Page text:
Catholic leader cannot forgive abusers in denial

Last Updated: Saturday, September 11, 2010 - 13:03

London: The leader of the England`s Catholics said it was impossible to forgive paedophile priests who refuse to admit their crimes, in an interview out on Saturday ahead of Pope Benedict XVI`s visit.

Archbishop of Westminster Vincent Nichols, the head of the Catholic Church in England and Wales, said those who are guilty must face up to their actions.

Pope Benedict arrives in Edinburgh on Thursday and will visit Glasgow, London and Birmingham in central England before leaving on Sunday.

Demonstrations about the abuse scandal in the Catholic Church worldwide are expected to take place during the first ever papal state visit to Britain.

"It is the most difficult thing in my lifetime. The abuse of children is the most hidden of crimes. It is profoundly devious," Nichols told the Daily Mail newspaper.

"It is so difficult to understand. It takes enormous courage to break the circle of silence, especially for the victims."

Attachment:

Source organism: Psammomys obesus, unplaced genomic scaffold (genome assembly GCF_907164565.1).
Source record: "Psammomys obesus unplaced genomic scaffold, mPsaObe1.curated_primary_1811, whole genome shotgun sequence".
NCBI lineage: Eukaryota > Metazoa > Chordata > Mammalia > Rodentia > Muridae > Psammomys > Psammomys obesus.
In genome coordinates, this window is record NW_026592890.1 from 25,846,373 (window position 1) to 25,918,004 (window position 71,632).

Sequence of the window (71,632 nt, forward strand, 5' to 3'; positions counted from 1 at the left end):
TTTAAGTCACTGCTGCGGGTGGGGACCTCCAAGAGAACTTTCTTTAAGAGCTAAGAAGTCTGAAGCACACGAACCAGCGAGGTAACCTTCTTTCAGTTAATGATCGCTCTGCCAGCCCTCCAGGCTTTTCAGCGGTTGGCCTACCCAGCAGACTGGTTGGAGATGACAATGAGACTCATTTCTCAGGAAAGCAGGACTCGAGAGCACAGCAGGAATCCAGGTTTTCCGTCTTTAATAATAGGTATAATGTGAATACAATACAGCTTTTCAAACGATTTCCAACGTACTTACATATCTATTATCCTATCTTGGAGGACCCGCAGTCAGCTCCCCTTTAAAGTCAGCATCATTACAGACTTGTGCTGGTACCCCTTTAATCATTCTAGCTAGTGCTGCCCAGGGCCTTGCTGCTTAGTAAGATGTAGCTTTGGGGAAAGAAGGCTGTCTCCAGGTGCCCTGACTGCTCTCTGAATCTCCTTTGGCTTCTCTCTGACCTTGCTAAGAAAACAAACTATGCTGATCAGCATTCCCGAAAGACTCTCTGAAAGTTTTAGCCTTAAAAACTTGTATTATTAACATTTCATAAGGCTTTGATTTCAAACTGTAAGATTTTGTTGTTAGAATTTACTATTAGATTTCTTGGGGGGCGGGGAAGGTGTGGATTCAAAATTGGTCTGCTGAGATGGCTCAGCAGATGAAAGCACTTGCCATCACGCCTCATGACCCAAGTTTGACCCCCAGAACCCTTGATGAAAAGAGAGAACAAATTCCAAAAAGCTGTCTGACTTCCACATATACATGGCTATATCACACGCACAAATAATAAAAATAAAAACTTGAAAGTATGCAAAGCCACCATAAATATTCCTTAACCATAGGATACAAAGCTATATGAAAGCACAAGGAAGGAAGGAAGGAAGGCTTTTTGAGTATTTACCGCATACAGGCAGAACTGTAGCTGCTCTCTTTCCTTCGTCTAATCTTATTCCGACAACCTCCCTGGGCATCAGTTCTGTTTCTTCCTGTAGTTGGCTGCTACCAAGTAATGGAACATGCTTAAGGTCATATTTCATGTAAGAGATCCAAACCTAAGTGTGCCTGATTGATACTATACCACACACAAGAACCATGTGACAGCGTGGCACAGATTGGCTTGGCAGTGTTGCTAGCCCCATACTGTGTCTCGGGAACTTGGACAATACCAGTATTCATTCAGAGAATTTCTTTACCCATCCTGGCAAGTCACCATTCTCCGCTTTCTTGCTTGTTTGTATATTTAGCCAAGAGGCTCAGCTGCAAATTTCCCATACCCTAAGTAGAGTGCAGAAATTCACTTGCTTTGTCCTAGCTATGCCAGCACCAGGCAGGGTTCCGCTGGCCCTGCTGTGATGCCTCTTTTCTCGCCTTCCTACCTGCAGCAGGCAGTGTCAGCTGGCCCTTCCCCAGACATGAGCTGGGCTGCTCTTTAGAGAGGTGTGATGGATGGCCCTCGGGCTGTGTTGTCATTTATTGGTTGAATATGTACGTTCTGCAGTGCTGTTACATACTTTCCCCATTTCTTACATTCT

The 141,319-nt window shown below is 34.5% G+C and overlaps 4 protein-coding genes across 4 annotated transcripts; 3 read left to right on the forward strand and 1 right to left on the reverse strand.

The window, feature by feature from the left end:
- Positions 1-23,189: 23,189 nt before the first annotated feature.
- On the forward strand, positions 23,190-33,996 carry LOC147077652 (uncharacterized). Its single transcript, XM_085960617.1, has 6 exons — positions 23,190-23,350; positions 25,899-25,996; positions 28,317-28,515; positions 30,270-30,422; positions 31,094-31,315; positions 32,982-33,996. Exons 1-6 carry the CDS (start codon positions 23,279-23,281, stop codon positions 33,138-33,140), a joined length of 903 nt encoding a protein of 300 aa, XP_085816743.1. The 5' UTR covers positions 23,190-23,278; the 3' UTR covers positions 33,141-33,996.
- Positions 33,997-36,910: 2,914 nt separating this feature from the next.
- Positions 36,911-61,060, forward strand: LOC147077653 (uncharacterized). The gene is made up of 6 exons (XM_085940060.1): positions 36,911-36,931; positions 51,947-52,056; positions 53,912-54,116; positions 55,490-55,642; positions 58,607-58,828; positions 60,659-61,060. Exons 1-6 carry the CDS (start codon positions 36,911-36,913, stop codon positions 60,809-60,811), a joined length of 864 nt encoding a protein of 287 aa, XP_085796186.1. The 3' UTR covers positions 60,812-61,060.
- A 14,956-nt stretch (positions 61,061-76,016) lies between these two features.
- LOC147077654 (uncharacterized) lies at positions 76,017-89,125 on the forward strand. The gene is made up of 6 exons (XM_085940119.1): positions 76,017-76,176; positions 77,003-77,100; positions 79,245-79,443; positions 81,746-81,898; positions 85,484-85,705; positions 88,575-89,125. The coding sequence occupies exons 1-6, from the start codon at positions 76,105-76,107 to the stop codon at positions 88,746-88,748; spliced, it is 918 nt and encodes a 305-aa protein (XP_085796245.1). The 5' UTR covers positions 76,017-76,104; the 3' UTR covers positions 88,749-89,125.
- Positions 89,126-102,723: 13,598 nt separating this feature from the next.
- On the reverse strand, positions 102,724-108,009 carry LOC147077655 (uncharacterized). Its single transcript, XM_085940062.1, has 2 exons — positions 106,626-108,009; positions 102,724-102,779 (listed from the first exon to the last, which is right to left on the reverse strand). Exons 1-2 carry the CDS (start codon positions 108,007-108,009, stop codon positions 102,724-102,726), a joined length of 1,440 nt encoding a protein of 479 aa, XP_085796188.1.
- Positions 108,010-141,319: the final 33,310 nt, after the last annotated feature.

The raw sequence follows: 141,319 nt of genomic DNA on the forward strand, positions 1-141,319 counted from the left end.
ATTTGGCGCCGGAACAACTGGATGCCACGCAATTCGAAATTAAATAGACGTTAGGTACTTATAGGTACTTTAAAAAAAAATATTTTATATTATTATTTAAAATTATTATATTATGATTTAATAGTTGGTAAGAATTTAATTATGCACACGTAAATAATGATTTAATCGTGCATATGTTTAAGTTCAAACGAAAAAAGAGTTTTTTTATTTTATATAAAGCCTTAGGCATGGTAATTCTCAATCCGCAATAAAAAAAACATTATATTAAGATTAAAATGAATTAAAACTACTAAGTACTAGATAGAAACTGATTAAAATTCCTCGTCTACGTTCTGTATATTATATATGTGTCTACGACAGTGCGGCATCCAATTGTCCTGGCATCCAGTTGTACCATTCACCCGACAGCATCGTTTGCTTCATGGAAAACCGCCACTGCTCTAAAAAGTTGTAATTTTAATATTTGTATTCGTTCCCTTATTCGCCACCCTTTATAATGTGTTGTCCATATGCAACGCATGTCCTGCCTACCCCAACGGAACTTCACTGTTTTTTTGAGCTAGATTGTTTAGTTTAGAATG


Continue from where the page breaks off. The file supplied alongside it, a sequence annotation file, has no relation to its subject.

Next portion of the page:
Despite conceding that "priests are human beings and are prone to fail like everyone else", the archbishop takes a strong moral line, saying forgiveness over the paedophile scandal is tough.

"One of the things I have learnt is to be automatically less trusting of what people -- and that includes the priests -- say to me on this issue," he explained.

Perpetrators can be forgiven "as long as I can sit down with a guilty priest and talk to him in a way that I know is honest and know he fully accepts what he has done and what the consequences are."

But of priests who refuse to admit to their actions, he said: "It is just not possible (to forgive them). It can`t be done unless there is a confession of guilt and sin."

He added of abuse: "It is very hard for someone who has not been through the experience to know how deeply it cuts through the essence of being human.”

"It cuts through the ability to trust, to love, and the sense of self. It is difficult to move on from being a victim."

Speaking of his role in the pope`s visit, the 64-year-old said: "I am not anxious. I trust the Lord. It will be a wonderful few days."

Bureau Report



First Published: Saturday, September 11, 2010 - 13:03

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